For fun, here's a snippet from a review for Office Live that nicely frames the new services-oriented strategy we're seeing across the sector. It's not like Microsoft is caught flat-footed, they're just trying to figure out how to leverage their legacy apps rather than be chained down by them:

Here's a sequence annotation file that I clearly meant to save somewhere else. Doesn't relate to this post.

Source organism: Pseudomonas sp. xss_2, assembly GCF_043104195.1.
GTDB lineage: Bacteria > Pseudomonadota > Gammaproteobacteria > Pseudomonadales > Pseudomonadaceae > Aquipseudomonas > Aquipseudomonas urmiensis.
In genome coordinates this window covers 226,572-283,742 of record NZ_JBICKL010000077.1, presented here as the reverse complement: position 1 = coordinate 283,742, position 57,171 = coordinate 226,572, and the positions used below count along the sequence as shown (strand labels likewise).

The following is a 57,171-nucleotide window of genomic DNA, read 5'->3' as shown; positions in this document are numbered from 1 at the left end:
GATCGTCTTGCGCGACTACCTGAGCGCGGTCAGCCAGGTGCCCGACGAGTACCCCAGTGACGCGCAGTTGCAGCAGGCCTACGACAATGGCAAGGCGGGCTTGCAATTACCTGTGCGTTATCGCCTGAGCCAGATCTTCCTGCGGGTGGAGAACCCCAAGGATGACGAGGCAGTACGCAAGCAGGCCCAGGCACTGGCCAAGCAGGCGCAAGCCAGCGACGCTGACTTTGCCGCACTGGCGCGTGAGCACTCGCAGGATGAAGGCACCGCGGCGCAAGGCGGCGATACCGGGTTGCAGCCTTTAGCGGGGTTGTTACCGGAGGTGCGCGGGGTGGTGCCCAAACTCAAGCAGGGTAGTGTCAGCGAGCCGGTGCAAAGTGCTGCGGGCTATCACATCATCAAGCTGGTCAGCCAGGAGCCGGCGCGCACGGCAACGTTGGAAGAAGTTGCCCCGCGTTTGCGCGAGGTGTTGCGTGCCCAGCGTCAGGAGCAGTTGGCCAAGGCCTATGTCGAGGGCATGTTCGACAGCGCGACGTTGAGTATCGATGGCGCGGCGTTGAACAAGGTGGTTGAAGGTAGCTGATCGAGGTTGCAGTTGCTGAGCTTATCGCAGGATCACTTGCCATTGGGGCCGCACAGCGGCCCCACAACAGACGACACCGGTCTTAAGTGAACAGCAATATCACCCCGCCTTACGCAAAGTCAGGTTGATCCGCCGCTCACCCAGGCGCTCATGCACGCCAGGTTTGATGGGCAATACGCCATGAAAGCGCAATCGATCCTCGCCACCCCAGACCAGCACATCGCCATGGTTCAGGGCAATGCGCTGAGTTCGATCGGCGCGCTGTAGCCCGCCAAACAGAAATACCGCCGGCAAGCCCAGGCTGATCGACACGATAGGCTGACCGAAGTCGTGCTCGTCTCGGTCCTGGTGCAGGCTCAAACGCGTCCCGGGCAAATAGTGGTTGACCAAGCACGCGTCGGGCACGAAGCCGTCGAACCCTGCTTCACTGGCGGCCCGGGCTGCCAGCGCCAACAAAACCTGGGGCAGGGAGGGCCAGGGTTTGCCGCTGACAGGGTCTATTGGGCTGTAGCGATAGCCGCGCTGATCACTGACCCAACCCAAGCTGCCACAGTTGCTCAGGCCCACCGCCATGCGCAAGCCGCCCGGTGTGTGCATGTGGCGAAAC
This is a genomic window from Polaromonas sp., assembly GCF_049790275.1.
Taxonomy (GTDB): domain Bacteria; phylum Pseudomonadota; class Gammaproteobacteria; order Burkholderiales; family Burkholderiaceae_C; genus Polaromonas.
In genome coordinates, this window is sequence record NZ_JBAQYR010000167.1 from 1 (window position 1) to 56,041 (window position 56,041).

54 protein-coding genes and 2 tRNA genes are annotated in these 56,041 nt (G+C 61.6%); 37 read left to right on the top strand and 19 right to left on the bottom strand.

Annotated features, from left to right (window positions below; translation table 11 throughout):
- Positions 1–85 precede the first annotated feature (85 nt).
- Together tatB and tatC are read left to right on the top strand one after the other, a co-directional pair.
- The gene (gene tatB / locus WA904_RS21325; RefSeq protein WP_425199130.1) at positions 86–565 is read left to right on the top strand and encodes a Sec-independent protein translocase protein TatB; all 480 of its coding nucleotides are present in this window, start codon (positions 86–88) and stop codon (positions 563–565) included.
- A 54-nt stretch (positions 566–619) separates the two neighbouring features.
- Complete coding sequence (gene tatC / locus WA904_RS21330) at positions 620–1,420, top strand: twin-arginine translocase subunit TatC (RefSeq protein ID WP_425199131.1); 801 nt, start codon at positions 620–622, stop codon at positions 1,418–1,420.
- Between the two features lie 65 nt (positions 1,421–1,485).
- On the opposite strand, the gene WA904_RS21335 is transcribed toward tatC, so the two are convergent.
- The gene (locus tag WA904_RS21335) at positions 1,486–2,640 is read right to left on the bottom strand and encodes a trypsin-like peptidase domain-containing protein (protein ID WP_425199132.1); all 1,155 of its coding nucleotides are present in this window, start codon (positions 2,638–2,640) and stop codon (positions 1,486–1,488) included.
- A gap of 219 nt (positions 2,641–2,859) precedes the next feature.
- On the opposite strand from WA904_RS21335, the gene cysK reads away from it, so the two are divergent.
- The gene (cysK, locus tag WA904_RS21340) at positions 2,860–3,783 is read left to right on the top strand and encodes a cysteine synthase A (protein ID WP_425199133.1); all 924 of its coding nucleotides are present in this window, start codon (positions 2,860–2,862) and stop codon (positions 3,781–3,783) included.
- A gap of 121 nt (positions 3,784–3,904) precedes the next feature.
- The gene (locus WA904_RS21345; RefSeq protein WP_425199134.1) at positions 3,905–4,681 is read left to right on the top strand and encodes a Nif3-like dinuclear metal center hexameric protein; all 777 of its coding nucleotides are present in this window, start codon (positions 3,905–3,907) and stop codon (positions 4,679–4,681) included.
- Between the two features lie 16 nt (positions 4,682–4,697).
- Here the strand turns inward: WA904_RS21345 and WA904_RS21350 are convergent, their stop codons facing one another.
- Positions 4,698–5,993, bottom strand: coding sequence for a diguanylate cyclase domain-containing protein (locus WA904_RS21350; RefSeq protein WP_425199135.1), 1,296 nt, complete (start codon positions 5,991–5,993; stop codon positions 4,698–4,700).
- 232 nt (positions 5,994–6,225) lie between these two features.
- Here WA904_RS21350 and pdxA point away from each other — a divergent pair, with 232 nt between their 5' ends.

The nice thing about this model, aside from the healing effect it will have on Microsoft's soul, is that it doesn't require customers to rip and replace what they already have. Instead, customers can determine which Office assets they'd like to use, in both software and service form, and utilize only those things which are of value to them. Cetinok told me that the Live Era changes Microsoft's business model in two ways. First, with the services model, the company can change the way in which it delivers software to users. A single services upgrade instantly upgrades thousands of clients, with no client-side software installs or deployment hang-ups. Second, the Live Era enables a new hybrid business model, where services can generated income for Microsoft in a number of different ways, depending on the situation. "Some of the things we'll do will be advertiser supported, transaction fee supported, or subscription fee supported," Cetinok told me. "It's like TV. Many TV shows are advertiser-supported, but you're starting to see product placement in network TV shows, while many people pay $10-$15 each month to get the premium programming on channels like HBO. There will always be high premium services and products, and those might come with transaction fees or subscription costs, but there will also be services that we can bring to price sensitive segments with advertising."